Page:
Head off abomasal bloat syndrome

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Hey, Doc, come out and look at the calves," the dairy owner said anxiously over the phone. 

When he arrived at the farm, veterinarian Craig Meadows found that about 50 percent of the young calves between five and 10 days of age were affected. Some had died suddenly. Others looked pathetic, their bodies showing grotesque enlargement. The producer had no idea what was causing the problem, but Meadows, of Turlock, Calif., had seen it before on other farms — abomasal bloat syndrome.

Sure enough, the farm had recently changed milk replacers on the advice of its feed company.

Often, the problem is related to the use of milk replacer. And, the cure often involves switching back to a high-quality milk replacer or feeding whole milk until the problem has a chance to resolve itself.

Prevention is the key. Although the veterinary community doesn't understand all there is to know about abomasal bloat syndrome, here are some things you can do to minimize your chances of an outbreak.

1.Do your homework before changing milk replacers. 

Using a cheap milk replacer may bring on the problem.

Be cautious when changing milk replacer — especially when switching from a high-quality milk replacer that relies primarily on milk proteins to a cheaper brand that relies primarily on plant-based protein sources. The label may not tell you everything you need to know, so be sure to check with your supplier. Ask him if milk protein is the primary protein source.

Optimal proteins include:

  • Dried whey protein concentrate.
  • Dried skim milk.
  • Protein-modified soy flour.
  • Dried whey product.
  • Dried whey.
  • Dried milk protein.

If you do experience a problem with bloat on your dairy, consider switching to a higher-quality milk replacer or whole milk for calves less than 10 days of age.

2. Avoid over-feeding milk replacer.

Meadows says the problem may be related to the volume of milk replacer the calves ingest at one time. "When a calf is able to take in a large volume quickly, that seems to cause more of a problem," he adds.

Brad DeBey, diagnostic pathologist at Kansas State University, agrees that over-feeding may be a factor. He has studied abomasal bloat syndrome in dairy calves, beef calves and goat kids, and has written about his studies in scientific journals. 

"Based on what I know in beef calves, the people generally tell me it is the best-growing calves that are affected, which would mean if they grow faster, they eat more," DeBey says. "So, I think a large volume (of milk replacer) could contribute to this."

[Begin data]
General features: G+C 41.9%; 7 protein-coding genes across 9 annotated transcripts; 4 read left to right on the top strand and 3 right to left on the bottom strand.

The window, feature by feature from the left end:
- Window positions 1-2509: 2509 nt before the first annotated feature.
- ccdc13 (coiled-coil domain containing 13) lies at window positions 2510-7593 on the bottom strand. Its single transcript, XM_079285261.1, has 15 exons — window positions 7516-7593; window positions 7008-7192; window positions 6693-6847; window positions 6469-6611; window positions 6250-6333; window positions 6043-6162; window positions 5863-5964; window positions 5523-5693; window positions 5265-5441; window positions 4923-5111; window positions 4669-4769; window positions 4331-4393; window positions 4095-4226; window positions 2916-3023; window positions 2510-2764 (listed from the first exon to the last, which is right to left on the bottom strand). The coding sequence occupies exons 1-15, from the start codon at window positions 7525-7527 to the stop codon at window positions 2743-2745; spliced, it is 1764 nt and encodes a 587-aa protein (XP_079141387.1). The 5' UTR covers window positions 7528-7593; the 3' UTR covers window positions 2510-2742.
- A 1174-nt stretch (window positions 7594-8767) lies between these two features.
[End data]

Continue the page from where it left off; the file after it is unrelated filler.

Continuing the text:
For calves that are 10 days of age or younger, Meadows suggests restricting their intake of milk replacer to 2 quarts per feeding. If the calf manager is trying to push the calf by feeding more than 2 quarts, then it's probably better to raise the solids in the milk or feed more often than to raise the volume fed at once.

As a further precaution, avoid bucket feeding until the calves are 10 days old, he says.

3. Replace worn nipples.

Check the nipples on bottles. Replace worn nipples to ensure that the calf is receiving a controlled dose of milk replacer rather than too much at once.

4.Check the temperature of the milk replacer.

The temperature of the milk replacer should pretty much match the calf's normal body temperature of 101.5 degrees F.

Based on what we know about the organism that may be causing abomasal bloat syndrome (please see the sidebar on page 28), it may be a problem to feed milk replacer at temperatures significantly above body temperature. But, no one knows for sure what the exact danger threshold might be.


What is causing this problem?

No one knows for sure, but the likely cause of abomasal bloat syndrome is a gas-producing bacterium called Sarcina ventriculi.

Sarcina are soil-borne organisms. They are normally found in the cow's rumen, but not in another stomach chamber known as the abomasum. So, something must happen to create the right conditions for Sarcina to get into the abomasum and cause bloating.

Perhaps a large influx of warm milk replacer provides the bacteria with the needed substrate or food source on which to grow.  

Brad DeBey, diagnostic pathologist at Kansas State University, says Sarcina are the most likely cause because:

  • They are a gas-producing organism. Large volumes of trapped gas cause the calf's abomasum to dilate in size.
  • They ferment lactose. So, if there is a lot of milk in the environment, they are very happy organisms with a built-in food source. 
  • They can tolerate and grow in very acidic conditions — at pH levels as low as 2. Often times, it gets that acidic in the abomasum.
  • When veterinary diagnosticians take tissue samples from animals that died from abomasal bloat syndrome,  they find Sarcina organisms.


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